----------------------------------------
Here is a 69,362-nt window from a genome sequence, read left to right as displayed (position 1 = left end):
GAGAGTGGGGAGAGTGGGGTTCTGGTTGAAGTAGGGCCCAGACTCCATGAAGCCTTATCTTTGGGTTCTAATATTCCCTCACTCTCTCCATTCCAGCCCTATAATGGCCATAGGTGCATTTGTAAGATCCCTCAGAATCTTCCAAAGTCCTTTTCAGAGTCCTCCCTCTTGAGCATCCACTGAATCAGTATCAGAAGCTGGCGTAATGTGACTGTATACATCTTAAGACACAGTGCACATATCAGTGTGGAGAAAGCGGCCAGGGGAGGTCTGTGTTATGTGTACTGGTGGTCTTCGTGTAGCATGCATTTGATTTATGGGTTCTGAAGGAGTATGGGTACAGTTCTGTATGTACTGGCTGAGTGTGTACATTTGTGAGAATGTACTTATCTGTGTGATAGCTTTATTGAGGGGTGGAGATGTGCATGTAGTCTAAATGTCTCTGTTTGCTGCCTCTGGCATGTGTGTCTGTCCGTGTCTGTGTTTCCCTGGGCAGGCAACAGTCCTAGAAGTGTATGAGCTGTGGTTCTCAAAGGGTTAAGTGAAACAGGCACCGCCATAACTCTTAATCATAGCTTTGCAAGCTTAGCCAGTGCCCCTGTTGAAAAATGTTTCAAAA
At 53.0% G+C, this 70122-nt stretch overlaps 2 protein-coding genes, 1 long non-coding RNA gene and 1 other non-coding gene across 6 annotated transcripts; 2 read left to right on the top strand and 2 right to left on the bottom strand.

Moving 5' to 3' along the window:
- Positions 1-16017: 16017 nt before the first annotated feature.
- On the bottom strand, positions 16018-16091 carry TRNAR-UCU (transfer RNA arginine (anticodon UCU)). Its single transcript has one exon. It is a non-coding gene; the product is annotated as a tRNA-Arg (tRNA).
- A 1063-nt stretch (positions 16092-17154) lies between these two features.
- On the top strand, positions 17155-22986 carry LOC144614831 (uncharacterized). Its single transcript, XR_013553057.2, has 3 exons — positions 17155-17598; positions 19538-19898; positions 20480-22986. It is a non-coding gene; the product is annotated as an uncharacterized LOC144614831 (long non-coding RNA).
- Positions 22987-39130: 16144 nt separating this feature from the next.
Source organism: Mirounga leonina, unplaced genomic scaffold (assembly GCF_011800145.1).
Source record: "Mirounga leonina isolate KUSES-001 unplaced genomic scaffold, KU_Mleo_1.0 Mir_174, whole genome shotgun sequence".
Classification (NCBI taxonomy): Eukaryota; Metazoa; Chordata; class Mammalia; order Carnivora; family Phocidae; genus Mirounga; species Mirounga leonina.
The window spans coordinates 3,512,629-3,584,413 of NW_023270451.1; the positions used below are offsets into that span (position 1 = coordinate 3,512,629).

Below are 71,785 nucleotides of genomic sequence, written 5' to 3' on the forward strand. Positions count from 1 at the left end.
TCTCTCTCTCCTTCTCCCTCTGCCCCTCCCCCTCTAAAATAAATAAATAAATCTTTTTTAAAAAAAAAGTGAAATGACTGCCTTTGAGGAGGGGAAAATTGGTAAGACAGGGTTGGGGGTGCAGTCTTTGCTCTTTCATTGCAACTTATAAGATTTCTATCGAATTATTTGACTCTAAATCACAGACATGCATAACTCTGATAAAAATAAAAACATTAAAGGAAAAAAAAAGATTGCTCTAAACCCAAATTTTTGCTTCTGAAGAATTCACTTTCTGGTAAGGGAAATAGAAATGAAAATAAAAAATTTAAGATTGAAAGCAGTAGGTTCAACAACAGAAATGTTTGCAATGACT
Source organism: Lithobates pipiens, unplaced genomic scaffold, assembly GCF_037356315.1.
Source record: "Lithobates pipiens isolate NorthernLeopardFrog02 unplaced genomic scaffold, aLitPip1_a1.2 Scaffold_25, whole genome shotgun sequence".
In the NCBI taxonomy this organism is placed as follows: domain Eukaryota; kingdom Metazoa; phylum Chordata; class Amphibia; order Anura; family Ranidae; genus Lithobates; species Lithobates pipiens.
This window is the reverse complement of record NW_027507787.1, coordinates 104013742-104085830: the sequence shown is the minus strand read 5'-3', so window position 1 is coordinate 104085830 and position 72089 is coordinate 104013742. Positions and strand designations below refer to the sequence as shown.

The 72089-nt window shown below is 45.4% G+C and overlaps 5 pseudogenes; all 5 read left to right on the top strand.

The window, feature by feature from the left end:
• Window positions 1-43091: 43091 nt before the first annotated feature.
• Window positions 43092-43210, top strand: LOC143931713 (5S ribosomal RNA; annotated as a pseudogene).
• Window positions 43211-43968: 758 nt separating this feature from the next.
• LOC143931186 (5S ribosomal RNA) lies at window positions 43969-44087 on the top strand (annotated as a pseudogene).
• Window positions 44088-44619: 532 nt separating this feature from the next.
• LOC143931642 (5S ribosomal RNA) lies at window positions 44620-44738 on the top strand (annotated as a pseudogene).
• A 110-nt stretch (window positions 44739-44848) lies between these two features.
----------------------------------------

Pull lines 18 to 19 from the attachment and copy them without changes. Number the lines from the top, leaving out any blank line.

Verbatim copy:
In the NCBI taxonomy this organism is placed as follows: domain Eukaryota; kingdom Metazoa; phylum Chordata; class Amphibia; order Anura; family Ranidae; genus Lithobates; species Lithobates pipiens.
This window is the reverse complement of record NW_027507787.1, coordinates 104013742-104085830: the sequence shown is the minus strand read 5'-3', so window position 1 is coordinate 104085830 and position 72089 is coordinate 104013742. Positions and strand designations below refer to the sequence as shown.